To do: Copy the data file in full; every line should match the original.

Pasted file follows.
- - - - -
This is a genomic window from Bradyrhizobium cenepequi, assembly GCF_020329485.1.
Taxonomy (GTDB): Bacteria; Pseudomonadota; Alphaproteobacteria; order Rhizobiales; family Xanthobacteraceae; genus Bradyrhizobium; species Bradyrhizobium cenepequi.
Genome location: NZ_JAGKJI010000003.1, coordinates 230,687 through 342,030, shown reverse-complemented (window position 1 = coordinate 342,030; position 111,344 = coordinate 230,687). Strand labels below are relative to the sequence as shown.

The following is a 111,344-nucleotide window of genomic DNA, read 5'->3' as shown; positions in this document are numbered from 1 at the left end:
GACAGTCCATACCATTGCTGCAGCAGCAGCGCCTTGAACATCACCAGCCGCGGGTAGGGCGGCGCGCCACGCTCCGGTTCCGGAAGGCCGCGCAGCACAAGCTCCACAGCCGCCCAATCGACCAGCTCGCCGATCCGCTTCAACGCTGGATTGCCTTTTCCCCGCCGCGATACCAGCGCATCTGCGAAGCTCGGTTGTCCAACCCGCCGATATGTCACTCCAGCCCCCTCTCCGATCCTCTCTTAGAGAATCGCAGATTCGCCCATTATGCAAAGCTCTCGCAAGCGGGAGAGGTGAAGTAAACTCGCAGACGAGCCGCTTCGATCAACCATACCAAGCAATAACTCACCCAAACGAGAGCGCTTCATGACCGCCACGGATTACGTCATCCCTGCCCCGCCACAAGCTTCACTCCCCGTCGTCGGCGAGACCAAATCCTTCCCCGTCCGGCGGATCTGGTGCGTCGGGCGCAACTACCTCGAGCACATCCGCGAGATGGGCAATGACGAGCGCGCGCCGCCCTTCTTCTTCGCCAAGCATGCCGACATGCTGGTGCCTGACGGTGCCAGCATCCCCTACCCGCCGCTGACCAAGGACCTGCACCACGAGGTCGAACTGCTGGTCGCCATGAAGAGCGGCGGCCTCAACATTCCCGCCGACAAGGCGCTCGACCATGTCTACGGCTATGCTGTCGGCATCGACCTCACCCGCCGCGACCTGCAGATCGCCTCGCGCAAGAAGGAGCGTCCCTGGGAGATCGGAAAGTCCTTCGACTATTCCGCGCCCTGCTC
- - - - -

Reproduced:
This is a genomic window from Bradyrhizobium cenepequi, assembly GCF_020329485.1.
Taxonomy (GTDB): Bacteria; Pseudomonadota; Alphaproteobacteria; order Rhizobiales; family Xanthobacteraceae; genus Bradyrhizobium; species Bradyrhizobium cenepequi.
Genome location: NZ_JAGKJI010000003.1, coordinates 230,687 through 342,030, shown reverse-complemented (window position 1 = coordinate 342,030; position 111,344 = coordinate 230,687). Strand labels below are relative to the sequence as shown.

The following is a 111,344-nucleotide window of genomic DNA, read 5'->3' as shown; positions in this document are numbered from 1 at the left end:
GACAGTCCATACCATTGCTGCAGCAGCAGCGCCTTGAACATCACCAGCCGCGGGTAGGGCGGCGCGCCACGCTCCGGTTCCGGAAGGCCGCGCAGCACAAGCTCCACAGCCGCCCAATCGACCAGCTCGCCGATCCGCTTCAACGCTGGATTGCCTTTTCCCCGCCGCGATACCAGCGCATCTGCGAAGCTCGGTTGTCCAACCCGCCGATATGTCACTCCAGCCCCCTCTCCGATCCTCTCTTAGAGAATCGCAGATTCGCCCATTATGCAAAGCTCTCGCAAGCGGGAGAGGTGAAGTAAACTCGCAGACGAGCCGCTTCGATCAACCATACCAAGCAATAACTCACCCAAACGAGAGCGCTTCATGACCGCCACGGATTACGTCATCCCTGCCCCGCCACAAGCTTCACTCCCCGTCGTCGGCGAGACCAAATCCTTCCCCGTCCGGCGGATCTGGTGCGTCGGGCGCAACTACCTCGAGCACATCCGCGAGATGGGCAATGACGAGCGCGCGCCGCCCTTCTTCTTCGCCAAGCATGCCGACATGCTGGTGCCTGACGGTGCCAGCATCCCCTACCCGCCGCTGACCAAGGACCTGCACCACGAGGTCGAACTGCTGGTCGCCATGAAGAGCGGCGGCCTCAACATTCCCGCCGACAAGGCGCTCGACCATGTCTACGGCTATGCTGTCGGCATCGACCTCACCCGCCGCGACCTGCAGATCGCCTCGCGCAAGAAGGAGCGTCCCTGGGAGATCGGAAAGTCCTTCGACTATTCCGCGCCCTGCTC